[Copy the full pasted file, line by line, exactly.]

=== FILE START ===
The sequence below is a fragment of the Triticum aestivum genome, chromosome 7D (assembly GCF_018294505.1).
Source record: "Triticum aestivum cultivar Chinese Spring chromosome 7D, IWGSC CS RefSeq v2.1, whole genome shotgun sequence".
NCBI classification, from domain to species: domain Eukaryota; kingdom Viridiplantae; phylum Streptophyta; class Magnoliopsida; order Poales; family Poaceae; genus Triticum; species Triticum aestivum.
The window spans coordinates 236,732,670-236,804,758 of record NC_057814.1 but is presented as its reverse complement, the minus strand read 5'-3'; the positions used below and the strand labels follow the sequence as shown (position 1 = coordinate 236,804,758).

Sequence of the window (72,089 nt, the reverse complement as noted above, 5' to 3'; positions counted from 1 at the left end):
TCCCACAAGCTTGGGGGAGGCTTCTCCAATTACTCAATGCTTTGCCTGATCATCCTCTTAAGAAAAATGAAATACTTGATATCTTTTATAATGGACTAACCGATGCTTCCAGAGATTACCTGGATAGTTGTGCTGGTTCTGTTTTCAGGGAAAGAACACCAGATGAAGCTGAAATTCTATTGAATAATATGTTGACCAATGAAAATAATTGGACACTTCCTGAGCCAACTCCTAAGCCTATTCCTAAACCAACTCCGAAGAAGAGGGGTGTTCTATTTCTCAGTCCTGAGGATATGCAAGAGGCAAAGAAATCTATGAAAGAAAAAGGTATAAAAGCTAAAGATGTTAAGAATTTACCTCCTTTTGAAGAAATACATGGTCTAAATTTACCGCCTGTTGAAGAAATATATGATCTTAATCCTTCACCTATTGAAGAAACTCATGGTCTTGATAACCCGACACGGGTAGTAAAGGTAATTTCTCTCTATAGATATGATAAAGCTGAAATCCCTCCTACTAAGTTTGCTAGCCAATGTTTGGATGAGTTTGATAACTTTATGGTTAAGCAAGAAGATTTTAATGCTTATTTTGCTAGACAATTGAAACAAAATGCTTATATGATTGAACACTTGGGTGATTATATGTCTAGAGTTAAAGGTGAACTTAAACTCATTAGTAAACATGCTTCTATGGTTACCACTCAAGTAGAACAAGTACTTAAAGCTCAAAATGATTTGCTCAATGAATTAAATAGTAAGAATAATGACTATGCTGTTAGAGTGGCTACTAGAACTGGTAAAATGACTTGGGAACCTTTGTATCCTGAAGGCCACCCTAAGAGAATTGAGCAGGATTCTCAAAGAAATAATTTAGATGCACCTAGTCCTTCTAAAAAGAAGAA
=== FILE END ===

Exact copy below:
The sequence below is a fragment of the Triticum aestivum genome, chromosome 7D (assembly GCF_018294505.1).
Source record: "Triticum aestivum cultivar Chinese Spring chromosome 7D, IWGSC CS RefSeq v2.1, whole genome shotgun sequence".
NCBI classification, from domain to species: domain Eukaryota; kingdom Viridiplantae; phylum Streptophyta; class Magnoliopsida; order Poales; family Poaceae; genus Triticum; species Triticum aestivum.
The window spans coordinates 236,732,670-236,804,758 of record NC_057814.1 but is presented as its reverse complement, the minus strand read 5'-3'; the positions used below and the strand labels follow the sequence as shown (position 1 = coordinate 236,804,758).

Sequence of the window (72,089 nt, the reverse complement as noted above, 5' to 3'; positions counted from 1 at the left end):
TCCCACAAGCTTGGGGGAGGCTTCTCCAATTACTCAATGCTTTGCCTGATCATCCTCTTAAGAAAAATGAAATACTTGATATCTTTTATAATGGACTAACCGATGCTTCCAGAGATTACCTGGATAGTTGTGCTGGTTCTGTTTTCAGGGAAAGAACACCAGATGAAGCTGAAATTCTATTGAATAATATGTTGACCAATGAAAATAATTGGACACTTCCTGAGCCAACTCCTAAGCCTATTCCTAAACCAACTCCGAAGAAGAGGGGTGTTCTATTTCTCAGTCCTGAGGATATGCAAGAGGCAAAGAAATCTATGAAAGAAAAAGGTATAAAAGCTAAAGATGTTAAGAATTTACCTCCTTTTGAAGAAATACATGGTCTAAATTTACCGCCTGTTGAAGAAATATATGATCTTAATCCTTCACCTATTGAAGAAACTCATGGTCTTGATAACCCGACACGGGTAGTAAAGGTAATTTCTCTCTATAGATATGATAAAGCTGAAATCCCTCCTACTAAGTTTGCTAGCCAATGTTTGGATGAGTTTGATAACTTTATGGTTAAGCAAGAAGATTTTAATGCTTATTTTGCTAGACAATTGAAACAAAATGCTTATATGATTGAACACTTGGGTGATTATATGTCTAGAGTTAAAGGTGAACTTAAACTCATTAGTAAACATGCTTCTATGGTTACCACTCAAGTAGAACAAGTACTTAAAGCTCAAAATGATTTGCTCAATGAATTAAATAGTAAGAATAATGACTATGCTGTTAGAGTGGCTACTAGAACTGGTAAAATGACTTGGGAACCTTTGTATCCTGAAGGCCACCCTAAGAGAATTGAGCAGGATTCTCAAAGAAATAATTTAGATGCACCTAGTCCTTCTAAAAAGAAGAA